All-season tent design inspired by history of Icelandic shelters

The four-person weatherproof tent was created by Icelandic outerwear brand 66°North in collaboration with German camping gear innovator Heimplanet

View of an orange tent with a white framework by 66°North and Heimplanet during the day - the tent is pictured on rocky ground outside close to some hills
(Image credit: Benjamin Hardman)

Any preparations to visit Iceland would not be complete without gear from the country’s heritage outerwear brand, 66 North. Originally founded in 1926 to clothe fishermen, as well as search and rescue teams in the North Atlantic, 66 North’s array of cold weather staples, which range from wool base layers to waterproof jackets, have become essential for combating Iceland’s extreme climate.

Tent design by 66 North and Heimplanet

Close up view of an orange tent with a white framework by 66°North and Heimplanet in the evening - the tent is illuminated from the inside and sits on rocky ground outside

(Image credit: Benjamin Hardman)

Embracing the extreme takes on new meaning with 66 North’s latest release – a tent made in collaboration with the German camping gear innovator, Heimplanet, marking its first foray outside of clothing. Its geodesic dome structure is a signature feature of Heimplanet’s existing The Cave tent. Boasting an inflatable framework and constructed with ten crossing points, the tent’s reinforced structure is matched by high-quality weatherproof materials to stand up against wind, snow and rain.

The collaborative iteration with 66 North showcases a bright orange hue – a reference to traditional emergency shelters, located all over Iceland, as well as a larger size to contain up to four people. A single pump easily inflates the spacious tent in under a minute, which means setting up base camp is more pain-free in all four seasons for both adventurists and nature lovers alike.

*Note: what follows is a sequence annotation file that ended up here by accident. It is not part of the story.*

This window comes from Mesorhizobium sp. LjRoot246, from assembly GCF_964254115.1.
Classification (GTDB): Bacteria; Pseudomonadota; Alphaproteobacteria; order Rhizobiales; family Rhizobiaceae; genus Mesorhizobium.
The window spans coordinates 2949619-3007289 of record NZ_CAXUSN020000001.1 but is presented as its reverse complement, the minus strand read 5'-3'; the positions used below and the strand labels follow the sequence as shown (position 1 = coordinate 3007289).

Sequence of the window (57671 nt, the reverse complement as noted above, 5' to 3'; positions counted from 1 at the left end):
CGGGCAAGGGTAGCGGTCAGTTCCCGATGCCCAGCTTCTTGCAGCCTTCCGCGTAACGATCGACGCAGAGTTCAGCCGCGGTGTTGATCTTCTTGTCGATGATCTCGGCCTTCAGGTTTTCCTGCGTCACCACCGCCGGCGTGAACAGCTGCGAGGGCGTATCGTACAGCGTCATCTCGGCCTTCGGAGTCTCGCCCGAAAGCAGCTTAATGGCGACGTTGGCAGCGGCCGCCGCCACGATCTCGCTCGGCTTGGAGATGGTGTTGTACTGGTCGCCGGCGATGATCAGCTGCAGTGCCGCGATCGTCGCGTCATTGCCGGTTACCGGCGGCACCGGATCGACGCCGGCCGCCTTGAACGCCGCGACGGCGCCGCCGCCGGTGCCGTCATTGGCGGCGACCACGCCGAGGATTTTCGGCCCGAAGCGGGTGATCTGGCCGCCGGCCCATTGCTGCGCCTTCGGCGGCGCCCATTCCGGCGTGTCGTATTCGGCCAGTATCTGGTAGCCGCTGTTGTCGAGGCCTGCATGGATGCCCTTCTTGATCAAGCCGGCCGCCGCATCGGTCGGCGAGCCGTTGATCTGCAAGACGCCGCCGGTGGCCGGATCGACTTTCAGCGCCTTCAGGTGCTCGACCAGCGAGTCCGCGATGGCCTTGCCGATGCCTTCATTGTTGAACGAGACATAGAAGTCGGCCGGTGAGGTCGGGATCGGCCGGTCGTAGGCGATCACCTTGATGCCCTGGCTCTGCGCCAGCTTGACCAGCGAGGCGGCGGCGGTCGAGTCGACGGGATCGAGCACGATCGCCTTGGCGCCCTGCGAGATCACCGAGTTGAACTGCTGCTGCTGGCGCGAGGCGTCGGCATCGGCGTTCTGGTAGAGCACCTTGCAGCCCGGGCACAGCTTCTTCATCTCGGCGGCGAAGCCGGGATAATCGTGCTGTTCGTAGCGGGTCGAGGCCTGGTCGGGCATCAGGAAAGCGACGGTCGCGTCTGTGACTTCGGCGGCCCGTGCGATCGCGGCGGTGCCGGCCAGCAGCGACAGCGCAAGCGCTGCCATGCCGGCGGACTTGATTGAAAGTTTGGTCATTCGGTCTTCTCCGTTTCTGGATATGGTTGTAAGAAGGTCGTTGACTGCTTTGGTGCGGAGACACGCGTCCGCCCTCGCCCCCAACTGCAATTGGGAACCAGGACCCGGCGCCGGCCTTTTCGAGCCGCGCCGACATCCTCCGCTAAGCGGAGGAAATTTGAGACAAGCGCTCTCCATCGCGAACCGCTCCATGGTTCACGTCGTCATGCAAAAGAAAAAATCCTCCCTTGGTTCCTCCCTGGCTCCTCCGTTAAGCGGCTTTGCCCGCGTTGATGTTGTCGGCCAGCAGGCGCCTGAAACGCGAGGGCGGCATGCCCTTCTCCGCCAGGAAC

Interior view of an orange tent by 66°North and Heimplanet. There are two sleeping bags inside the tent

(Image credit: Benjamin Hardman)

Photographer and outdoorsman Benjamin Hardman, who took these images, was actively involved in the development of this collaboration. He says, ‘With Iceland being home to some truly unrelenting weather that can hit you like a tonne of bricks without a moment's notice, having strong and reliable equipment is key. With this in mind, I had a dream to build an Icelandic weatherproof edition of The Cave. In other countries, it can take a whole year to experience all four seasons, but here you can see them all within one day. With a four-season Cave, fitted out with a fully weatherproof construction, a larger floor plan for my camera gear, and space for a team of two or three people, there is potential to elevate the highland camping experience even further.’

He continues, ‘Brainstorming with the team at 66°North, we spent some time looking into the history of shelters in Iceland. With storms so powerful that buildings can literally be shifted from their foundations, storm shelters are an absolute must here, especially in remote locations around the country. We realised a common thread amongst the shelters: their eye-catching orange exterior. There is a special one that sits on the shores of Hornvík in the Hornstrandir Nature Reserve. It stands in strong contrast to the sweeping valley of green summer hues and stark white snow of the winter. No matter the season, you’ll always find it.’

View of a dismantled orange and white tent by 66°North and Heimplanet pictured outside on snow covered ground

(Image credit: Benjamin Hardman)

View from above of an orange tent with a white framework by 66°North and Heimplanet on dark rocky ground

(Image credit: Benjamin Hardman)

Watch: the all-seasons tent by 66 North and Heimplanet


The Cave XL 4-Season Tent, $1,125, and pump, $40-$70

Pei-Ru Keh is a former US Editor at Wallpaper*. Born and raised in Singapore, she has been a New Yorker since 2013. Pei-Ru held various titles at Wallpaper* between 2007 and 2023. She reports on design, tech, art, architecture, fashion, beauty and lifestyle happenings in the United States, both in print and digitally. Pei-Ru took a key role in championing diversity and representation within Wallpaper's content pillars, actively seeking out stories that reflect a wide range of perspectives. She lives in Brooklyn with her husband and two children, and is currently learning how to drive.

With contributions from